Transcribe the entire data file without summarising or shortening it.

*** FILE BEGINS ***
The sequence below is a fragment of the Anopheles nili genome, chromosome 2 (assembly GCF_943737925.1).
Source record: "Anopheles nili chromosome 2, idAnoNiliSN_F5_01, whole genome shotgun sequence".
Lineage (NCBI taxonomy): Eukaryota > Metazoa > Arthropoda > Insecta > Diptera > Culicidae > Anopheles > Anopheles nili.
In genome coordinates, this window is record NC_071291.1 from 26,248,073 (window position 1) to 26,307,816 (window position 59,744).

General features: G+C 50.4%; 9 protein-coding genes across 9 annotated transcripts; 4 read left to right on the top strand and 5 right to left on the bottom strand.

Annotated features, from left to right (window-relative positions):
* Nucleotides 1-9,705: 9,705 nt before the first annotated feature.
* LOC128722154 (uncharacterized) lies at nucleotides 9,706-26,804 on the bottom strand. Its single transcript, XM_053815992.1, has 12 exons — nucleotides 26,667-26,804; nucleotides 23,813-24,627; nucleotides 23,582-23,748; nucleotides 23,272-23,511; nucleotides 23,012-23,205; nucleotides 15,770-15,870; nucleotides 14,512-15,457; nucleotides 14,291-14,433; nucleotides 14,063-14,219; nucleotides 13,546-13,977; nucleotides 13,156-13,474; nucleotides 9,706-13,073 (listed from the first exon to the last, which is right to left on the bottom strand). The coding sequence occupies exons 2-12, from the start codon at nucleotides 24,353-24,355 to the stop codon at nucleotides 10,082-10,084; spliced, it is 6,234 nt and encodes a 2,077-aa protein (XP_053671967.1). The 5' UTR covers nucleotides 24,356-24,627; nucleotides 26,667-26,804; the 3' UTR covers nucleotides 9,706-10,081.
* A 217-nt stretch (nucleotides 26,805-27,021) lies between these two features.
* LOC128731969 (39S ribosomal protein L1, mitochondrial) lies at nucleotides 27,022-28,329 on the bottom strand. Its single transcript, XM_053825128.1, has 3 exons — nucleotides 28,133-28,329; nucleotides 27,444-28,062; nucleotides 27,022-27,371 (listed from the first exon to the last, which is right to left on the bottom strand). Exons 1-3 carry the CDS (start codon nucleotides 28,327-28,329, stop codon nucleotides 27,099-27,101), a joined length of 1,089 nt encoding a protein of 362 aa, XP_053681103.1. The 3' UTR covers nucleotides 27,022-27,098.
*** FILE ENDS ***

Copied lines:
The sequence below is a fragment of the Anopheles nili genome, chromosome 2 (assembly GCF_943737925.1).
Source record: "Anopheles nili chromosome 2, idAnoNiliSN_F5_01, whole genome shotgun sequence".
Lineage (NCBI taxonomy): Eukaryota > Metazoa > Arthropoda > Insecta > Diptera > Culicidae > Anopheles > Anopheles nili.
In genome coordinates, this window is record NC_071291.1 from 26,248,073 (window position 1) to 26,307,816 (window position 59,744).

General features: G+C 50.4%; 9 protein-coding genes across 9 annotated transcripts; 4 read left to right on the top strand and 5 right to left on the bottom strand.

Annotated features, from left to right (window-relative positions):
* Nucleotides 1-9,705: 9,705 nt before the first annotated feature.
* LOC128722154 (uncharacterized) lies at nucleotides 9,706-26,804 on the bottom strand. Its single transcript, XM_053815992.1, has 12 exons — nucleotides 26,667-26,804; nucleotides 23,813-24,627; nucleotides 23,582-23,748; nucleotides 23,272-23,511; nucleotides 23,012-23,205; nucleotides 15,770-15,870; nucleotides 14,512-15,457; nucleotides 14,291-14,433; nucleotides 14,063-14,219; nucleotides 13,546-13,977; nucleotides 13,156-13,474; nucleotides 9,706-13,073 (listed from the first exon to the last, which is right to left on the bottom strand). The coding sequence occupies exons 2-12, from the start codon at nucleotides 24,353-24,355 to the stop codon at nucleotides 10,082-10,084; spliced, it is 6,234 nt and encodes a 2,077-aa protein (XP_053671967.1). The 5' UTR covers nucleotides 24,356-24,627; nucleotides 26,667-26,804; the 3' UTR covers nucleotides 9,706-10,081.
* A 217-nt stretch (nucleotides 26,805-27,021) lies between these two features.
* LOC128731969 (39S ribosomal protein L1, mitochondrial) lies at nucleotides 27,022-28,329 on the bottom strand. Its single transcript, XM_053825128.1, has 3 exons — nucleotides 28,133-28,329; nucleotides 27,444-28,062; nucleotides 27,022-27,371 (listed from the first exon to the last, which is right to left on the bottom strand). Exons 1-3 carry the CDS (start codon nucleotides 28,327-28,329, stop codon nucleotides 27,099-27,101), a joined length of 1,089 nt encoding a protein of 362 aa, XP_053681103.1. The 3' UTR covers nucleotides 27,022-27,098.